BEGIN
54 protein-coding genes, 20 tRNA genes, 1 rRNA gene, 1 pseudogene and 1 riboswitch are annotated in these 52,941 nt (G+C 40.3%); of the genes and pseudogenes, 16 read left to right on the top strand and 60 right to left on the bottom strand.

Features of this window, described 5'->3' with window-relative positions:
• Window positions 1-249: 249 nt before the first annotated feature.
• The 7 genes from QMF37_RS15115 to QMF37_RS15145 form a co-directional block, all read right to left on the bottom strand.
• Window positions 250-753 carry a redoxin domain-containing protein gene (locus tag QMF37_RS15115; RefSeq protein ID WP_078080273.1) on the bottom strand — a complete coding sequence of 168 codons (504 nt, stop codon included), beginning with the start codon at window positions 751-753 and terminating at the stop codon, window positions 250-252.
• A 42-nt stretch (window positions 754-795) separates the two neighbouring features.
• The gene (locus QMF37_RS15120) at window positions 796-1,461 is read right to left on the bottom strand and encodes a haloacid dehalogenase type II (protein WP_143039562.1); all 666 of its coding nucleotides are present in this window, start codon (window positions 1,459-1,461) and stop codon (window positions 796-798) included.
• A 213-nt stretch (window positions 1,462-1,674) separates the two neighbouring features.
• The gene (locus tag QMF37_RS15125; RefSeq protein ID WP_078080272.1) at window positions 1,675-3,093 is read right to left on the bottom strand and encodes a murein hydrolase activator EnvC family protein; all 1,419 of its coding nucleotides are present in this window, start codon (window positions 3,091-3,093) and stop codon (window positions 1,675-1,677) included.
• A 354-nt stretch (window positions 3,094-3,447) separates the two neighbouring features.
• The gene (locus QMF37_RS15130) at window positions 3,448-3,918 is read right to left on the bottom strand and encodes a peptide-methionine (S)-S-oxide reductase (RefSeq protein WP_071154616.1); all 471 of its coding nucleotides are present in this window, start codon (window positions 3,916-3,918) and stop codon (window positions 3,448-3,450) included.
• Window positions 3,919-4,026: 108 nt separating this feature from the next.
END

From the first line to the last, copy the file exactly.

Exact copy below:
54 protein-coding genes, 20 tRNA genes, 1 rRNA gene, 1 pseudogene and 1 riboswitch are annotated in these 52,941 nt (G+C 40.3%); of the genes and pseudogenes, 16 read left to right on the top strand and 60 right to left on the bottom strand.

Features of this window, described 5'->3' with window-relative positions:
• Window positions 1-249: 249 nt before the first annotated feature.
• The 7 genes from QMF37_RS15115 to QMF37_RS15145 form a co-directional block, all read right to left on the bottom strand.
• Window positions 250-753 carry a redoxin domain-containing protein gene (locus tag QMF37_RS15115; RefSeq protein ID WP_078080273.1) on the bottom strand — a complete coding sequence of 168 codons (504 nt, stop codon included), beginning with the start codon at window positions 751-753 and terminating at the stop codon, window positions 250-252.
• A 42-nt stretch (window positions 754-795) separates the two neighbouring features.
• The gene (locus QMF37_RS15120) at window positions 796-1,461 is read right to left on the bottom strand and encodes a haloacid dehalogenase type II (protein WP_143039562.1); all 666 of its coding nucleotides are present in this window, start codon (window positions 1,459-1,461) and stop codon (window positions 796-798) included.
• A 213-nt stretch (window positions 1,462-1,674) separates the two neighbouring features.
• The gene (locus tag QMF37_RS15125; RefSeq protein ID WP_078080272.1) at window positions 1,675-3,093 is read right to left on the bottom strand and encodes a murein hydrolase activator EnvC family protein; all 1,419 of its coding nucleotides are present in this window, start codon (window positions 3,091-3,093) and stop codon (window positions 1,675-1,677) included.
• A 354-nt stretch (window positions 3,094-3,447) separates the two neighbouring features.
• The gene (locus QMF37_RS15130) at window positions 3,448-3,918 is read right to left on the bottom strand and encodes a peptide-methionine (S)-S-oxide reductase (RefSeq protein WP_071154616.1); all 471 of its coding nucleotides are present in this window, start codon (window positions 3,916-3,918) and stop codon (window positions 3,448-3,450) included.
• Window positions 3,919-4,026: 108 nt separating this feature from the next.